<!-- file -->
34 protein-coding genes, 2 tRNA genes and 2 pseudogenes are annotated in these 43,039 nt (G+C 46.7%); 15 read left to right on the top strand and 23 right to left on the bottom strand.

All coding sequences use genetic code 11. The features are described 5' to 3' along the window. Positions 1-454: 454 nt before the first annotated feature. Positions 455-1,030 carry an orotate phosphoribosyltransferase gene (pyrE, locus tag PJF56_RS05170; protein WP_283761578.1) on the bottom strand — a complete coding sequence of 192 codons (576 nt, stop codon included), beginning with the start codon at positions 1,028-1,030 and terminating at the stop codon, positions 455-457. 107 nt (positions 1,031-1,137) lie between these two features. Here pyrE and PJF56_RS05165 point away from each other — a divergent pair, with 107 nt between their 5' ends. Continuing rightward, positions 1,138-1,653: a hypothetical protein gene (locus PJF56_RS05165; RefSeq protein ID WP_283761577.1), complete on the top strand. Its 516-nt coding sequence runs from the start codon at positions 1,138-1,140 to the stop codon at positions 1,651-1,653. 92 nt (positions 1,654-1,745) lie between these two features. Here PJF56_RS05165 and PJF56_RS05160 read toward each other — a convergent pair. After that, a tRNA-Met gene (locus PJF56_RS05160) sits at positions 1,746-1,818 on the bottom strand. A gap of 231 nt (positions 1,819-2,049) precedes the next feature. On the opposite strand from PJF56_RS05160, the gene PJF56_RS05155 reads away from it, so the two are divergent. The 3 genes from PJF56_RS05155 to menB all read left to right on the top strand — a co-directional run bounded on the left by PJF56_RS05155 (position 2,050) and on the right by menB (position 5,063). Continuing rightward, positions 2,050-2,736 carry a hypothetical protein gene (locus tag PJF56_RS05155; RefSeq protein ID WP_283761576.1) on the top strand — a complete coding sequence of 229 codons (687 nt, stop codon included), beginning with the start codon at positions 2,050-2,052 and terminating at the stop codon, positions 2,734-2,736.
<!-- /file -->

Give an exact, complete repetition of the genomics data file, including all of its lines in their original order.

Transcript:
34 protein-coding genes, 2 tRNA genes and 2 pseudogenes are annotated in these 43,039 nt (G+C 46.7%); 15 read left to right on the top strand and 23 right to left on the bottom strand.

All coding sequences use genetic code 11. The features are described 5' to 3' along the window. Positions 1-454: 454 nt before the first annotated feature. Positions 455-1,030 carry an orotate phosphoribosyltransferase gene (pyrE, locus tag PJF56_RS05170; protein WP_283761578.1) on the bottom strand — a complete coding sequence of 192 codons (576 nt, stop codon included), beginning with the start codon at positions 1,028-1,030 and terminating at the stop codon, positions 455-457. 107 nt (positions 1,031-1,137) lie between these two features. Here pyrE and PJF56_RS05165 point away from each other — a divergent pair, with 107 nt between their 5' ends. Continuing rightward, positions 1,138-1,653: a hypothetical protein gene (locus PJF56_RS05165; RefSeq protein ID WP_283761577.1), complete on the top strand. Its 516-nt coding sequence runs from the start codon at positions 1,138-1,140 to the stop codon at positions 1,651-1,653. 92 nt (positions 1,654-1,745) lie between these two features. Here PJF56_RS05165 and PJF56_RS05160 read toward each other — a convergent pair. After that, a tRNA-Met gene (locus PJF56_RS05160) sits at positions 1,746-1,818 on the bottom strand. A gap of 231 nt (positions 1,819-2,049) precedes the next feature. On the opposite strand from PJF56_RS05160, the gene PJF56_RS05155 reads away from it, so the two are divergent. The 3 genes from PJF56_RS05155 to menB all read left to right on the top strand — a co-directional run bounded on the left by PJF56_RS05155 (position 2,050) and on the right by menB (position 5,063). Continuing rightward, positions 2,050-2,736 carry a hypothetical protein gene (locus tag PJF56_RS05155; RefSeq protein ID WP_283761576.1) on the top strand — a complete coding sequence of 229 codons (687 nt, stop codon included), beginning with the start codon at positions 2,050-2,052 and terminating at the stop codon, positions 2,734-2,736.